And now it’s time to talk briefly with some of the also-rans. Mike B who passed out in the second episode makes fun of Russell for crying on camera, heh. Ashley watches Survivor with her dad. Monica says she had fun. Yasmin says she’s forgiven Ben and they hug, forever united by the power of racism. Probst tells us that people apparently really liked Betsy, who says that Jeff “makes her sweat”. Information I did not need to know, but Jeff gets a nice little comic moment here.
Up next: a preview of Survivor 20! We get a montage of some great Survivor moments. Sue Hawk’s snakes and rats speech. Mike from Australia falling into the fire and getting burnt, which makes that whole “Russell Swan passing out” episode look pretty tame by comparison. Jonny Fairplay lying about his grandma. Coach slaying non-existent dragons. Erik with the floppy hair giving his immunity away to Natalie on the Fans versus Favorites season, then promptly getting voted out. Russell playing the one immunity idol he used effectively.
So, the worst kept secret ever is officially revealed: next season is going to be an All-Star edition, pitting Survivor Heroes versus Survivor Villains. Here’s what’s going to happen:
1)Yes, Russell will very likely be on it.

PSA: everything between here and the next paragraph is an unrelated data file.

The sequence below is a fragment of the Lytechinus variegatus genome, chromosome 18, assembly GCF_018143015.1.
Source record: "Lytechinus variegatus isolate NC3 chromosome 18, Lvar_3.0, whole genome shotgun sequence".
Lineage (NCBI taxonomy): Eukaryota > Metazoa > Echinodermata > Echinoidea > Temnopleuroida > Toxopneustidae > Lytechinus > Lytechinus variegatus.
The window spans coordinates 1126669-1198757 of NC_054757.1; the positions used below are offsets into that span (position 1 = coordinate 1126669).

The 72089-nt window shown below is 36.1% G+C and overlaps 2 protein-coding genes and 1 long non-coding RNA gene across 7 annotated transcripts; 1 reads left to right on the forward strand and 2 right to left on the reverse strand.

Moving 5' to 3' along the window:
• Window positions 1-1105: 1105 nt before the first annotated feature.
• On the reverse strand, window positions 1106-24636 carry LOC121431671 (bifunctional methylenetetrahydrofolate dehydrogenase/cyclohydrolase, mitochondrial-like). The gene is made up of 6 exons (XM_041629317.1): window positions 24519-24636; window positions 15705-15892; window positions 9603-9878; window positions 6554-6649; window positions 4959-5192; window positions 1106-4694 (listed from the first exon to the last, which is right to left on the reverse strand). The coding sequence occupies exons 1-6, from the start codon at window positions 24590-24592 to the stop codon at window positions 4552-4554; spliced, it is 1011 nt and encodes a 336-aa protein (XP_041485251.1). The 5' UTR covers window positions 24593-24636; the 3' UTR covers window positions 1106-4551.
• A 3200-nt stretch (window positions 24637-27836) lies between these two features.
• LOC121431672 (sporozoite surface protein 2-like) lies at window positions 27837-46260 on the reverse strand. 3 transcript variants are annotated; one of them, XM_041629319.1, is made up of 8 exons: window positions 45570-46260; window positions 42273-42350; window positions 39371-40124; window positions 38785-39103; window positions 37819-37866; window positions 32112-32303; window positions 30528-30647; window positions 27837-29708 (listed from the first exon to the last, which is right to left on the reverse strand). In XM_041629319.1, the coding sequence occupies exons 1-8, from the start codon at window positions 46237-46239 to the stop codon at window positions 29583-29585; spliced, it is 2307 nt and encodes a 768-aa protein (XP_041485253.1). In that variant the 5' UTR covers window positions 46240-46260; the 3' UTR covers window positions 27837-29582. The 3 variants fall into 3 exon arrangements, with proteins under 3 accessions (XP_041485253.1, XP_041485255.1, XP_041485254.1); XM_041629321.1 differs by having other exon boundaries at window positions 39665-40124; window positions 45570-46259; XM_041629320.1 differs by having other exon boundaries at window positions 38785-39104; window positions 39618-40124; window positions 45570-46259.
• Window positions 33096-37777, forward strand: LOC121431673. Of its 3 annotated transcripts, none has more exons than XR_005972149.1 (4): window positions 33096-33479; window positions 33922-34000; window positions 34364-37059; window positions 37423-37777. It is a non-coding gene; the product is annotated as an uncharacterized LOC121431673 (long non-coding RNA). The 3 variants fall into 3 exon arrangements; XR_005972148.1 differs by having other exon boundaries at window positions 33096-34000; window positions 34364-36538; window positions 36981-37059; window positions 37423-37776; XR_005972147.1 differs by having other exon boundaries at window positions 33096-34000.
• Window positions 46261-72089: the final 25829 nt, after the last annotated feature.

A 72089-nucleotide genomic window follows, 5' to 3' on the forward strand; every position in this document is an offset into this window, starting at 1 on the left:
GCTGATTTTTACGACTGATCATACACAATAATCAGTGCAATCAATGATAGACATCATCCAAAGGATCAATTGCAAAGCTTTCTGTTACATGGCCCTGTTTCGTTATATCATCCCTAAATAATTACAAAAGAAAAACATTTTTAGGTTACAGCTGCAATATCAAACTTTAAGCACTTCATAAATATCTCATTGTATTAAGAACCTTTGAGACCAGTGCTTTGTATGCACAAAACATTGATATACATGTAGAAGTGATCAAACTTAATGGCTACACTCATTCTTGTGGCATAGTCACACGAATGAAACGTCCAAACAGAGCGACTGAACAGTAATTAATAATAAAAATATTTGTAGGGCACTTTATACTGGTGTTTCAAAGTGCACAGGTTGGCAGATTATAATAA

2)The news stories tell us that Season 20 was filmed back to back with Season 19 for budgetary reasons (revealed because a natural disaster hit Samoa), which therefore means that the other castaways will have no knowledge about him whatsoever, which is a huge advantage, if you think about it. During the first All Star season, everyone had at least seen a few episodes of Rupert before they all left.
3)This means that Russell will probably do well, given that he will be both familiar with the terrain and unknown to the others, which means no prejudices, which means that they are more likely to trust him. He will also very likely continue to be a dick. He’ll probably pull all the exact same shit, including finding the idols, thereby making next season boring to watch, because we’ve all already seen it once.
4)Therefore, if life is just, he will make the final three and then be promptly served a tasty Second Place Sandwich, just like he was this season. Except it will not be as satisfying as it should, because:
5)Stupid CBS will give away ANOTHER viewer million, thereby enraging me and completing Russell’s transformation into Alternate Dimension Rupert.
Seriously, watch it happen, people. If he’s not voted out in the first episode, I’m rooting for him to get to the end just to watch him pull an Amanda.
And with that, what I believe to be the single worst season of Survivor ever draws to a close. Congratulations, Thailand Season: you’re the real winner here. See everyone in February!